Almost Too Easy! Creating Cross-Platform ASP.NET Applications Using Mono

Almost Too Easy! Creating Cross-Platform ASP.NET Applications Using Mono

he dream of cross-platform applications has been a holy grail of development since the dawn of the computer age. Most recently, the Java platform with its “Write once, run anywhere” is the promised end result of adopting the Sun philosophy. Java does deliver on those promises for the most part, but does so only at the cost of changing development platforms?a cost far too high for many developers steeped in the Microsoft way.

Microsoft’s Visual Studio makes it easy to develop Web-based applications using their ASP.NET environment. Until recently that meant you would have to host those applications on a system running Microsoft’s Internet Information Server (IIS). Now, however, thanks to the release of Mono 1.0 that restriction has been lifted.

Mono is an open-source cross-platform implementation of Microsoft’s .NET environment with support for the Common Language Runtime (CLR), a C# compiler, and ASP.NET using the XSP standalone server or an Apache add-in module (mod_mono). Mono currently runs on a large number of platforms including:

  • Microsoft Windows (2000 and above)
  • MacOS X (10.3?Panther only)
  • Sun Solaris
  • Red Hat 9.0/x86
  • Fedora Core 1/x86 and 2/x86
  • Slackware 10
  • SUSE Linux 9.0, 9.1, and Enterprise Server 8 for x86 Linux distributions

You can find instructions to get up and running with Mono on the downloads page of the Mono Web site.

The Test
To test the Mono cross-platform claims, I decided to build a simple family calendar application. The overall goal behind this project was to evaluate exactly how portable a reasonably complex application could be. Therefore, I developed the application in C# and ASP.NET on a Windows XP machine using Microsoft’s Visual Studio 2003, working from the following assumptions.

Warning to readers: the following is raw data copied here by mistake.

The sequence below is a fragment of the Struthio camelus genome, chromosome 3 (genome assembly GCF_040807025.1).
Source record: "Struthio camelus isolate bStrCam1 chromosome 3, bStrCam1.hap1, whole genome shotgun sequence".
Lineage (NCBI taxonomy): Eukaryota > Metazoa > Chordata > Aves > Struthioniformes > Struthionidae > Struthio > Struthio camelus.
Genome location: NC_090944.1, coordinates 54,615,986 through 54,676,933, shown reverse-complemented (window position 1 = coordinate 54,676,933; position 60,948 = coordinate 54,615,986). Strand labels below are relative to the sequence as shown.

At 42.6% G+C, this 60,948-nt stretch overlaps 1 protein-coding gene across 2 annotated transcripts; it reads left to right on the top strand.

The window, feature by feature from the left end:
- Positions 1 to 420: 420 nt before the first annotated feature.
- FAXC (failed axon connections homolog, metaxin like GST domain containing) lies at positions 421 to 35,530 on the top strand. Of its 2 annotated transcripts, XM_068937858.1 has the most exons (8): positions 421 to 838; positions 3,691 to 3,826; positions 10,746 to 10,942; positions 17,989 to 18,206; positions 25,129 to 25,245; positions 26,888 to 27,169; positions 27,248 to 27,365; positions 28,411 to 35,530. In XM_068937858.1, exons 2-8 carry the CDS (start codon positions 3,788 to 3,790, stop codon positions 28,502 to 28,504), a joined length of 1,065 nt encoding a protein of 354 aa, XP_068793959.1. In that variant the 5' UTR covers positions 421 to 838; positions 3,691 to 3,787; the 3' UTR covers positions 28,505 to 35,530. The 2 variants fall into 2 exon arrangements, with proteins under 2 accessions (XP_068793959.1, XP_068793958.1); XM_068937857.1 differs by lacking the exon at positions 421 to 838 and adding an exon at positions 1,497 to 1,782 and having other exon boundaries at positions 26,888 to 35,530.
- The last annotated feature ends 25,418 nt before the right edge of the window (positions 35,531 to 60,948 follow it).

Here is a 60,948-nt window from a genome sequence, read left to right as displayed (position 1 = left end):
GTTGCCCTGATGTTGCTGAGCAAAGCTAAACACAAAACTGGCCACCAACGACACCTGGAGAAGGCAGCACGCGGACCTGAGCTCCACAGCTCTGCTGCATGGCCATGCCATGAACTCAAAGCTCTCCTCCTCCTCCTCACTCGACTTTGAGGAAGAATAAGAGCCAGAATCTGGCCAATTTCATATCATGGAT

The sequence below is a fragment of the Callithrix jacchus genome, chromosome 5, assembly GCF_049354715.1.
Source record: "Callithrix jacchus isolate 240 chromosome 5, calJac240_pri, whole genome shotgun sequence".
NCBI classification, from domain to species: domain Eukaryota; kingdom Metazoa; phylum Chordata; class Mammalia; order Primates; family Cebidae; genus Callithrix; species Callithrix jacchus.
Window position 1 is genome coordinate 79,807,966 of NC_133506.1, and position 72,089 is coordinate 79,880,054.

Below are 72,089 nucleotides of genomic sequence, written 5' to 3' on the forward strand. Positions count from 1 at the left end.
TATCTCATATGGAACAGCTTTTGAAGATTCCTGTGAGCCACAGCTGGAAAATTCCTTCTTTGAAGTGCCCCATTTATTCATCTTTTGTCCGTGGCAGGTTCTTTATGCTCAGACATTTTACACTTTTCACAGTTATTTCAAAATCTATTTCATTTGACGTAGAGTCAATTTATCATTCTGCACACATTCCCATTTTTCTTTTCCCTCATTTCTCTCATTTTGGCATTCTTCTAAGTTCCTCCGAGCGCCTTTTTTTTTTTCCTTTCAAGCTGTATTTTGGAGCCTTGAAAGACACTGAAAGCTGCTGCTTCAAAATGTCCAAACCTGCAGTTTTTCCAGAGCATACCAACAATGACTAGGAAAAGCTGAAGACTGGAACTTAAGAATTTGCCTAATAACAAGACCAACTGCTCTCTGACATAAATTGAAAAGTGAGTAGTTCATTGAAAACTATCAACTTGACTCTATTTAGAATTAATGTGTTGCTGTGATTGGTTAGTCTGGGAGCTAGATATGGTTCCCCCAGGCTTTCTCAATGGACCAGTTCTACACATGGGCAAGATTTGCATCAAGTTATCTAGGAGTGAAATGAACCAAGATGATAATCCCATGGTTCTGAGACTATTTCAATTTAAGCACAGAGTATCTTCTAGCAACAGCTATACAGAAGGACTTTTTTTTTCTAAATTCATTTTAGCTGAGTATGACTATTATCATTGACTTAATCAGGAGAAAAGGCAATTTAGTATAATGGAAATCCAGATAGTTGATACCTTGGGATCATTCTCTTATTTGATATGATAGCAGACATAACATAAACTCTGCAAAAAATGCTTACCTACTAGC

• The project would best be written in C#. The current preferred language for developing to the Mono .NET implementation is C#. While you could use VB.NET you’re far more likely to run into a feature that hasn’t been implemented on Mono yet.
  • XML is a natural choice for storing the data for this application. Although Mono supports ADO.NET for accessing data in relational databases, it doesn’t support reading Microsoft Access (.mdb) files on any platform other than Windows. Using a full-featured relational database such as SQL Server, Oracle, MySQL, or PostgreSQL is overkill for this project. As Mono does provide full support for reading and writing data to XML files, that’s what I used for this demonstration. XML is a good format for storing and retrieving data in a cross-platform way but isn’t truly relational and probably wouldn’t work well for a large amount of data.
  • The same code would run on both Windows (IIS) and Mono (XSP). I tested the completed code using the standalone Mono ASP.NET server, XSP, on a machine running SUSE Linux 9.1, as well as on my development machine running Windows XP and IIS. XSP works great as a developmental server to test code and to run low-volume applications, but it’s definitely not suited for any high-hit-rate production Web server usage. For full-scale production usage you should target Apache using the mod_mono module (not tested).

Designing the Sample Application
The primary purpose of this application was to replace the whiteboard stuck to our kitchen refrigerator. While the whiteboard works well in terms of ease of use, it’s limited to showing a single month at a time and subject to data loss if someone happens to smudge the writing when retrieving an afternoon snack. It’s also time consuming to redraw a new calendar at the beginning of each month. Besides, I can’t check that calendar from work!